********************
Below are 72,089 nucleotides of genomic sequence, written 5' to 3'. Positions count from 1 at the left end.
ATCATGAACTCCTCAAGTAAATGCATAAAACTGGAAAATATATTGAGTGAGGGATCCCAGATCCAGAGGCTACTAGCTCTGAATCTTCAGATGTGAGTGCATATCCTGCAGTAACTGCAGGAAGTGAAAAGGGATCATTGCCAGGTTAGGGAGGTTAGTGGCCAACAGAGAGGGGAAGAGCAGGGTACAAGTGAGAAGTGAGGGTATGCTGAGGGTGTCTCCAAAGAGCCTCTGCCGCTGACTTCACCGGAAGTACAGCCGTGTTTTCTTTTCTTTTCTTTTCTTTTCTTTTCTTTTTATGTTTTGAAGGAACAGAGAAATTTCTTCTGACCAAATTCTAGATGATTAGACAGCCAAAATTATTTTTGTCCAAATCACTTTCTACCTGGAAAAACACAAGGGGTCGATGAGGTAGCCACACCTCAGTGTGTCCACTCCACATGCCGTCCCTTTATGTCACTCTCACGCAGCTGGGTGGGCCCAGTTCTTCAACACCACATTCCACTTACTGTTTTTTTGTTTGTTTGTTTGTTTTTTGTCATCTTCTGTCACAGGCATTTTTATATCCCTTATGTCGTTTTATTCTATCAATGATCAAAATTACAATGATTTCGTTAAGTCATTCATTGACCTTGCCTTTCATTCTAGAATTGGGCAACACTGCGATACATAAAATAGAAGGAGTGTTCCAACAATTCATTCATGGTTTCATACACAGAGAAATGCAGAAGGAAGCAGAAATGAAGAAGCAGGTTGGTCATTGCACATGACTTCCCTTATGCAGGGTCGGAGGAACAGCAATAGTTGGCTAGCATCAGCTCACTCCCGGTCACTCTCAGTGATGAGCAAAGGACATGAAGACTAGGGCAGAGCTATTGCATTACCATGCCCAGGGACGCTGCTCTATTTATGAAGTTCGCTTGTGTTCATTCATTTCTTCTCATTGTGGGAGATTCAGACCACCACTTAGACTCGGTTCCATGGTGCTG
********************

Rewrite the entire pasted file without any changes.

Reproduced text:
Below are 72,089 nucleotides of genomic sequence, written 5' to 3'. Positions count from 1 at the left end.
ATCATGAACTCCTCAAGTAAATGCATAAAACTGGAAAATATATTGAGTGAGGGATCCCAGATCCAGAGGCTACTAGCTCTGAATCTTCAGATGTGAGTGCATATCCTGCAGTAACTGCAGGAAGTGAAAAGGGATCATTGCCAGGTTAGGGAGGTTAGTGGCCAACAGAGAGGGGAAGAGCAGGGTACAAGTGAGAAGTGAGGGTATGCTGAGGGTGTCTCCAAAGAGCCTCTGCCGCTGACTTCACCGGAAGTACAGCCGTGTTTTCTTTTCTTTTCTTTTCTTTTCTTTTCTTTTTATGTTTTGAAGGAACAGAGAAATTTCTTCTGACCAAATTCTAGATGATTAGACAGCCAAAATTATTTTTGTCCAAATCACTTTCTACCTGGAAAAACACAAGGGGTCGATGAGGTAGCCACACCTCAGTGTGTCCACTCCACATGCCGTCCCTTTATGTCACTCTCACGCAGCTGGGTGGGCCCAGTTCTTCAACACCACATTCCACTTACTGTTTTTTTGTTTGTTTGTTTGTTTTTTGTCATCTTCTGTCACAGGCATTTTTATATCCCTTATGTCGTTTTATTCTATCAATGATCAAAATTACAATGATTTCGTTAAGTCATTCATTGACCTTGCCTTTCATTCTAGAATTGGGCAACACTGCGATACATAAAATAGAAGGAGTGTTCCAACAATTCATTCATGGTTTCATACACAGAGAAATGCAGAAGGAAGCAGAAATGAAGAAGCAGGTTGGTCATTGCACATGACTTCCCTTATGCAGGGTCGGAGGAACAGCAATAGTTGGCTAGCATCAGCTCACTCCCGGTCACTCTCAGTGATGAGCAAAGGACATGAAGACTAGGGCAGAGCTATTGCATTACCATGCCCAGGGACGCTGCTCTATTTATGAAGTTCGCTTGTGTTCATTCATTTCTTCTCATTGTGGGAGATTCAGACCACCACTTAGACTCGGTTCCATGGTGCTG